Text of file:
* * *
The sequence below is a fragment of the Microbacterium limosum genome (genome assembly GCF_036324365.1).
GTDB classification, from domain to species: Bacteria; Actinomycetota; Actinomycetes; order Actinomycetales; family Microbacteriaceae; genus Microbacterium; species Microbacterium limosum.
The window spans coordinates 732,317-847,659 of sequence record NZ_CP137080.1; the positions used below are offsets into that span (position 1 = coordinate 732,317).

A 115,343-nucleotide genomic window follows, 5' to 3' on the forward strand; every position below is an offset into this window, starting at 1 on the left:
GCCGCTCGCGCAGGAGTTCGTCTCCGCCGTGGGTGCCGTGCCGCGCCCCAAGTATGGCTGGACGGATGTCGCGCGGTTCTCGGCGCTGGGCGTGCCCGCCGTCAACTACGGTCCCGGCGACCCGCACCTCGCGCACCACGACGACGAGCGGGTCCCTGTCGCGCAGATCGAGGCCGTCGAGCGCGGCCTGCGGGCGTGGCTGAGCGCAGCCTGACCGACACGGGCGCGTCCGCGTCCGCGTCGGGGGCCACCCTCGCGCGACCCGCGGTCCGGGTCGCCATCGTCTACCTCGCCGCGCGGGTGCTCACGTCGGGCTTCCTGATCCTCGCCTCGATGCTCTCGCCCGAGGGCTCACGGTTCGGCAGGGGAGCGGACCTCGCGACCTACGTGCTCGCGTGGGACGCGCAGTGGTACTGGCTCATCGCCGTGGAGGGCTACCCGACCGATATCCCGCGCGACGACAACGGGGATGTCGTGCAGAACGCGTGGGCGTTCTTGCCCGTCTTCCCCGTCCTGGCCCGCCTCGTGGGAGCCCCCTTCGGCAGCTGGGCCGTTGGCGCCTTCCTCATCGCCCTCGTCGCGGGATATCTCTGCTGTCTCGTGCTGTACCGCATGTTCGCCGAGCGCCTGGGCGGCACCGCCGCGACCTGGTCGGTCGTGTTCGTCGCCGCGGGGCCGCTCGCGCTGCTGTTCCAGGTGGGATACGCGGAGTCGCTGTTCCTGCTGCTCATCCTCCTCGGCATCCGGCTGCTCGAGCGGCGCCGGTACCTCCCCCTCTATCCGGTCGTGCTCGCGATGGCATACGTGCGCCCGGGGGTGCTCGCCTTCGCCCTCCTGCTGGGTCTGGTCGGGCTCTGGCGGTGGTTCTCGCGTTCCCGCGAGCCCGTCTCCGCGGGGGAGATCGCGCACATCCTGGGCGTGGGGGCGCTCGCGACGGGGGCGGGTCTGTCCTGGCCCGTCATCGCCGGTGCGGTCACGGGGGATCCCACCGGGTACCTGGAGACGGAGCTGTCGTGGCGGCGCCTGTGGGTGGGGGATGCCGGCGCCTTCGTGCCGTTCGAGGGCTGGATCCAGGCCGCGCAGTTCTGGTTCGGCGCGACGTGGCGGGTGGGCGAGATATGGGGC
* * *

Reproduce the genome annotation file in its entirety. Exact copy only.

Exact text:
The sequence below is a fragment of the Microbacterium limosum genome (genome assembly GCF_036324365.1).
GTDB classification, from domain to species: Bacteria; Actinomycetota; Actinomycetes; order Actinomycetales; family Microbacteriaceae; genus Microbacterium; species Microbacterium limosum.
The window spans coordinates 732,317-847,659 of sequence record NZ_CP137080.1; the positions used below are offsets into that span (position 1 = coordinate 732,317).

A 115,343-nucleotide genomic window follows, 5' to 3' on the forward strand; every position below is an offset into this window, starting at 1 on the left:
GCCGCTCGCGCAGGAGTTCGTCTCCGCCGTGGGTGCCGTGCCGCGCCCCAAGTATGGCTGGACGGATGTCGCGCGGTTCTCGGCGCTGGGCGTGCCCGCCGTCAACTACGGTCCCGGCGACCCGCACCTCGCGCACCACGACGACGAGCGGGTCCCTGTCGCGCAGATCGAGGCCGTCGAGCGCGGCCTGCGGGCGTGGCTGAGCGCAGCCTGACCGACACGGGCGCGTCCGCGTCCGCGTCGGGGGCCACCCTCGCGCGACCCGCGGTCCGGGTCGCCATCGTCTACCTCGCCGCGCGGGTGCTCACGTCGGGCTTCCTGATCCTCGCCTCGATGCTCTCGCCCGAGGGCTCACGGTTCGGCAGGGGAGCGGACCTCGCGACCTACGTGCTCGCGTGGGACGCGCAGTGGTACTGGCTCATCGCCGTGGAGGGCTACCCGACCGATATCCCGCGCGACGACAACGGGGATGTCGTGCAGAACGCGTGGGCGTTCTTGCCCGTCTTCCCCGTCCTGGCCCGCCTCGTGGGAGCCCCCTTCGGCAGCTGGGCCGTTGGCGCCTTCCTCATCGCCCTCGTCGCGGGATATCTCTGCTGTCTCGTGCTGTACCGCATGTTCGCCGAGCGCCTGGGCGGCACCGCCGCGACCTGGTCGGTCGTGTTCGTCGCCGCGGGGCCGCTCGCGCTGCTGTTCCAGGTGGGATACGCGGAGTCGCTGTTCCTGCTGCTCATCCTCCTCGGCATCCGGCTGCTCGAGCGGCGCCGGTACCTCCCCCTCTATCCGGTCGTGCTCGCGATGGCATACGTGCGCCCGGGGGTGCTCGCCTTCGCCCTCCTGCTGGGTCTGGTCGGGCTCTGGCGGTGGTTCTCGCGTTCCCGCGAGCCCGTCTCCGCGGGGGAGATCGCGCACATCCTGGGCGTGGGGGCGCTCGCGACGGGGGCGGGTCTGTCCTGGCCCGTCATCGCCGGTGCGGTCACGGGGGATCCCACCGGGTACCTGGAGACGGAGCTGTCGTGGCGGCGCCTGTGGGTGGGGGATGCCGGCGCCTTCGTGCCGTTCGAGGGCTGGATCCAGGCCGCGCAGTTCTGGTTCGGCGCGACGTGGCGGGTGGGCGAGATATGGGGC